Some of the affected residents were marooned on the roofs of their houses.

“There are about 5,000 people here,”

said Ester Ronabio, a public school teacher and volunteer in one of the temporary shelter areas in low-lying Marikina City in the eastern part of Manila.

“We can’t control the flow of people.”

In a sign of the difficult scramble to move people to safety, Aquino appealed to an anti-graft court to release dozens of rubber boats held as evidence in a case against senior police officials for use in evacuation efforts.

Residents of Manila expressed concern the rains were a repeat of Typhoon Ketsana which killed more than 700 people and destroyed $1 billion worth of private and public property.

“The floods are so deep where we live, we don’t want a repeat of Typhoon Ketsana a few years ago,”

Melanio David, a father of four, told Reuters.

“We got scared so we evacuated last night.”

($1 = 41.8500 Philippine pesos)

Orange alert issued

By Shianee Mamanglu
Manila Bulletin

MANILA, Philippines, August 9, 2012 — The incessant rains in Metro Manila and nearby provinces appear not to taper down anytime soon as the Philippine Atmospheric, Geophysical and Astronomical Services Administration (PAGASA) raised anew its rainfall alert from Yellow to Orange.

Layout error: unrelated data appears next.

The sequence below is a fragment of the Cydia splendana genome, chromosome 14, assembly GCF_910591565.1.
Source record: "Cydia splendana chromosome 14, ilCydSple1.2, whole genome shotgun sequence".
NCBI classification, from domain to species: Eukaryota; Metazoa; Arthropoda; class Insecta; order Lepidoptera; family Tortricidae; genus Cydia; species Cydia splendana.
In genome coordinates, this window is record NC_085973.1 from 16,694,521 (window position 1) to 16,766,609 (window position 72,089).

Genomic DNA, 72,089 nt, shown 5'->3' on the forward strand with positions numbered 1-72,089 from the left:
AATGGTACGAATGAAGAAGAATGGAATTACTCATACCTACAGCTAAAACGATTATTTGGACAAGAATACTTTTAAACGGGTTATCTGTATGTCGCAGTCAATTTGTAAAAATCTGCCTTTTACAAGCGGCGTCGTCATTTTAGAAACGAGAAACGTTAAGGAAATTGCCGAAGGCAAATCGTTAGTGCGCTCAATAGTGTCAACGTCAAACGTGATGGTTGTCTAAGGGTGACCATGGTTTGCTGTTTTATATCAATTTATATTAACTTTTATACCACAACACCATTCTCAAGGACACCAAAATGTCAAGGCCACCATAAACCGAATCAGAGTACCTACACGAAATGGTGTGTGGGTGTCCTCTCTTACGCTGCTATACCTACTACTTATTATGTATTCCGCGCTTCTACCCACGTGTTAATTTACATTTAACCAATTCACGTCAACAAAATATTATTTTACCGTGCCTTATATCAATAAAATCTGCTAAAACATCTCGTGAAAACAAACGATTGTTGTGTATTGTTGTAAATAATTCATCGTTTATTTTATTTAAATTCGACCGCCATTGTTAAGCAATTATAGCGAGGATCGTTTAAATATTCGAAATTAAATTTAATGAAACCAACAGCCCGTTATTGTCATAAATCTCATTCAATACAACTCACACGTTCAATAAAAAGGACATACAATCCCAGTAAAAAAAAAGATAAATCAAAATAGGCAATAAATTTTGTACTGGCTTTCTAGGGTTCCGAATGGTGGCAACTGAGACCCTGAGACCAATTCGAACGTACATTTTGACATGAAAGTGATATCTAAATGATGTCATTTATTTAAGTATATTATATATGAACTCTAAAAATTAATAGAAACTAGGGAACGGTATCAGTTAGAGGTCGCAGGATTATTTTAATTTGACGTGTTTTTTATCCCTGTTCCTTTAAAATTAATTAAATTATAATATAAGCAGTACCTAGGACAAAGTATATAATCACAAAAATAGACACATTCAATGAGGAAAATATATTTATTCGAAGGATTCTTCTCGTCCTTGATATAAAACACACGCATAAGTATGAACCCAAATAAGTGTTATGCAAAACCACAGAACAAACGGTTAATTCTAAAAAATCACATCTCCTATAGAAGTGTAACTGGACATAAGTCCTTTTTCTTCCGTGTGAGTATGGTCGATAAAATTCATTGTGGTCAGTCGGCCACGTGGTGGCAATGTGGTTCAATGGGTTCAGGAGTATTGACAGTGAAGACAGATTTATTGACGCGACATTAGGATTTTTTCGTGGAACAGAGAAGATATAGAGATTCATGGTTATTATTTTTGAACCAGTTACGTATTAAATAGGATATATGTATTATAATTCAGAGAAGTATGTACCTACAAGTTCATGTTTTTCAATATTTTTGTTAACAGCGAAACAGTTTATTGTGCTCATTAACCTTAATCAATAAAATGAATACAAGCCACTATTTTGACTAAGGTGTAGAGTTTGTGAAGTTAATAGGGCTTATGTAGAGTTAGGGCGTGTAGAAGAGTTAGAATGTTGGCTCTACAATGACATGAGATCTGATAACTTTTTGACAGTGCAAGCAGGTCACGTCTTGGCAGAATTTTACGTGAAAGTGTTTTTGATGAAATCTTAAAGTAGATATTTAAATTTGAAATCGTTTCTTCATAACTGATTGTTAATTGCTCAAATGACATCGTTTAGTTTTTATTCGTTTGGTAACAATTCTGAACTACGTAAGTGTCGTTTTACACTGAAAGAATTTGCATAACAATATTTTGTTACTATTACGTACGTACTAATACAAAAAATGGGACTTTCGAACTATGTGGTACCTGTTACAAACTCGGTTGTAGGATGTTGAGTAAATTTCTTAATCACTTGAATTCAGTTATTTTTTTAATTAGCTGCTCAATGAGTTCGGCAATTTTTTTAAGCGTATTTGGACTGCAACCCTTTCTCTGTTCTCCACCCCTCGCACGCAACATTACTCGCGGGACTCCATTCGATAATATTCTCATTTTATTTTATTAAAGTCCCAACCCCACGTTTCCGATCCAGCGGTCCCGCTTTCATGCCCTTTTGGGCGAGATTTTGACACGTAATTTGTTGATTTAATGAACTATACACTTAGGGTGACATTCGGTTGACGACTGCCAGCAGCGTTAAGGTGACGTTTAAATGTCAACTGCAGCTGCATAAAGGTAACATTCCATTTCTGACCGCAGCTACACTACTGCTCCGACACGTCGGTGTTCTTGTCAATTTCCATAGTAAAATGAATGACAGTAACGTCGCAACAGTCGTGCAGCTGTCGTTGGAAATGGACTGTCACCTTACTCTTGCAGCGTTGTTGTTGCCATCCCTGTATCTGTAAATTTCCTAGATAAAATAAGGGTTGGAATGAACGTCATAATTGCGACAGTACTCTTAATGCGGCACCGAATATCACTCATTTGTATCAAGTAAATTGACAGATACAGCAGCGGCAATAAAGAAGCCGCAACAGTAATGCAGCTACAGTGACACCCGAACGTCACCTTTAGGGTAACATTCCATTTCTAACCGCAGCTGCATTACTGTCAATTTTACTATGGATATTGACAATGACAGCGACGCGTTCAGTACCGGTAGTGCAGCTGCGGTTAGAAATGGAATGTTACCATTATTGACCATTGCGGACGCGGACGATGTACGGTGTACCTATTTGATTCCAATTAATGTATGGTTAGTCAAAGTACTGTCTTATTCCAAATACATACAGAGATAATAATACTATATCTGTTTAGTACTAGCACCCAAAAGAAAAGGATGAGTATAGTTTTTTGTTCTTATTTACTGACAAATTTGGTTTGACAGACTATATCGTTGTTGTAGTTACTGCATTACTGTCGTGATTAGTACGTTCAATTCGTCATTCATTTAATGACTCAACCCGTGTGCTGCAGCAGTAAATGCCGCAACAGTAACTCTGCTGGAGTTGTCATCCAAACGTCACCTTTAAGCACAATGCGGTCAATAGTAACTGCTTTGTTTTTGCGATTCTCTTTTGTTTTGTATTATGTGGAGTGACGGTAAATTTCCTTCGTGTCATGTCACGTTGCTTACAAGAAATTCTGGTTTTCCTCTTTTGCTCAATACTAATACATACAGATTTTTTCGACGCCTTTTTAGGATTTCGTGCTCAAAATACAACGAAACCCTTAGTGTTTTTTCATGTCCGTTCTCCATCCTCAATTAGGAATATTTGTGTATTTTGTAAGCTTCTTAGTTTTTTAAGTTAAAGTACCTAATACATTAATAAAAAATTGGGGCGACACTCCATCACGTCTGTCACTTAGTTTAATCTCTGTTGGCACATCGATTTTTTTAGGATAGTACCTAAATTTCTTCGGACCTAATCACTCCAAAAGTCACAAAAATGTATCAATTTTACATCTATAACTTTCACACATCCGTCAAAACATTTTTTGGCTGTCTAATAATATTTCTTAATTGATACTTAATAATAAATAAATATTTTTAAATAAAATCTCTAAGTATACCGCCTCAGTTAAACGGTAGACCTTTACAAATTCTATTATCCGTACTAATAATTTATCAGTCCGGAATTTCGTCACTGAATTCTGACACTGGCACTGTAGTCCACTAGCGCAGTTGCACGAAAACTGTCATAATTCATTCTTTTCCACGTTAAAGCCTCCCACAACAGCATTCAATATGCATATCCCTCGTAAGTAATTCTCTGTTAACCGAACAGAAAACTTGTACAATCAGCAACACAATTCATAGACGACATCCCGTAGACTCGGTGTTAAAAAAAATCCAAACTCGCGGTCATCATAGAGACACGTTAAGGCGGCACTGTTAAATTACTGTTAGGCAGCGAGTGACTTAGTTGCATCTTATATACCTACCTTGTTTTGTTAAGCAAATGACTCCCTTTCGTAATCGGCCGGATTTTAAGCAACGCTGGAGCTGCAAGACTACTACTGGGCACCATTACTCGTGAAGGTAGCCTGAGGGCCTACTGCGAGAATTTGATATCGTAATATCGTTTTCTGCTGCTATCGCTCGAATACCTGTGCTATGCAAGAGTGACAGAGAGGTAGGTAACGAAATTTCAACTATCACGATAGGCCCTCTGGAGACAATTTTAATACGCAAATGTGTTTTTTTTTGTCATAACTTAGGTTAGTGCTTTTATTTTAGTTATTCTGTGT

A man tries to keep his personal items dry in a plastic bag as he swims along deep floodwaters in Marikina, east of Manila, Philippines on Thursday August 9, 2012. A fresh deluge forced more evacuations along fast-rising rivers in the Philippine capital Thursday, as the city and surrounding areas struggled to deal with widespread flooding triggered by nearly two weeks of relentless rains (Credit: AP/Aaron Favila).

As of 9 this morning, the weather bureau issued the Orange warning signal after it recorded heavy rainfall (8.5-12mm/hr) over Caloocan, Malabon, Navotas, Valenzuela, Quezon City and Marikina.

Heavy rains were also registered over the vicinity of Bulacan while light to moderate rains were noted over Zambales, Bataan, Pampanga and Tarlac.

PAGASA said residents can expect Moderate to Heavy (7.5-15.0 mm/hr) rains with occasional Intense (15.0-30.0 mm/hr) rains over Camanava, Quezon City and nearby areas within 2 hrs owing to the effect of the series of thunderstorms embedded in the Southwest Monsoon.

Light to Moderate (2.5-7.0 mm/hr) rains will also be expected over Manila & Marikina.

‘Helen’ now a storm; 7 areas in Luzon under storm signal

By Staff
Sun Star

NASA Terra satellite captured an image of Tropical Storm Helen (international code name Kai-tak), located just off the east coast of the Philippines on Aug. 13 at 0230 UTC (Aug. 12 at 10:30 p.m. EDT).